Before Project TOTO takes me to Tanzania — in just 20 hours — I had to get ActionAid Australia‘s blogs online. Done! With, oh, hours to spare!

Stressed much? Oh yes!

Archie@ActionAid is the new personal blog of CEO Archie Law. His first post, From Melbourne to New York, Phnom Penh, Johannesburg and back, reveals his not-very-secret musical background and why he’s dedicated a good chunk of his life to the international humanitarian and development sector.

It’s Archie’s first entrance into the blogosphere so, please, have a read and let him know what you’d like to hear about. You can also follow Archie on Twitter.

If you’re interested in the technical details, read on…

Read the rest of this entry »

Kenya Airways Boeing 737, photo by Melanie Kotsopoulos

It’s D-9 for Project TOTO. My international itinerary has been set and, thanks to some clueful bookings, we’ve squeezed in an extra day for preparation. I leave Sydney next Friday afternoon 26 June.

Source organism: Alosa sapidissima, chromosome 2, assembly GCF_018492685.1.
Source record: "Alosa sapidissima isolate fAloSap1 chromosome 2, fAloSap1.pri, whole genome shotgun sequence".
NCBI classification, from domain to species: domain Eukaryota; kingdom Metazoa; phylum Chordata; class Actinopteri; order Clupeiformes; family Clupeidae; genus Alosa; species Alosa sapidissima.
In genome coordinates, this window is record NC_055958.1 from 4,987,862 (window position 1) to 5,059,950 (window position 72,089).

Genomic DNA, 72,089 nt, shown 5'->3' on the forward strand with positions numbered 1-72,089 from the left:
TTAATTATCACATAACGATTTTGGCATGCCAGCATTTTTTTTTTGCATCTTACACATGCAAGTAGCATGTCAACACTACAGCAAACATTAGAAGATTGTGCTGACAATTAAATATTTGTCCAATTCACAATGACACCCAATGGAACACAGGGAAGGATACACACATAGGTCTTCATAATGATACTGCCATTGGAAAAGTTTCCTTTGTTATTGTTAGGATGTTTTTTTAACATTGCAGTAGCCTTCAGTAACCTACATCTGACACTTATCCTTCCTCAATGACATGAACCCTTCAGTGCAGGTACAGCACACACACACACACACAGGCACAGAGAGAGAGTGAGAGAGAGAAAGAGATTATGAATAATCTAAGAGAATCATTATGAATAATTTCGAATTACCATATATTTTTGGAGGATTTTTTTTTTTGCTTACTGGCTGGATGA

It seems today I’ll also finally finish the stressful non-TOTO tasks that have interfered with pretty much everything in my life. Provided no-one tosses any more hand grenades in my direction, I’ll therefore have more writing and a clearer plan later today — both for the preparation and for my time in Tanzania.

OK, the timetable and the plan as it stands…

There’s three main ways to fly from Sydney to Dar es Salaam. One goes through Perth and Johannesburg. Another goes via Dubai and Nairobi. But the plan which best suits our needs goes via Bangkok in three flights.

  1. Depart Sydney on Friday 26 June at 1530 via Thai Airways, arriving in Bangkok at 2155 local time. My last trip to Bangkok was the same flight, TG996, but the old Boeing 747 has been replaced by a Boeing 777. If we get phonecasting working I’ll try posting a podcast while flying across outback Australia using the aircraft’s satellite link.
  2. Depart Bangkok at 0035 via Kenya Airways, arriving in Nairobi on Saturday 27 June at 0605. I’ll sleep across the Indian Ocean, and wake up to the sight of dawn over Kenya from 10km up.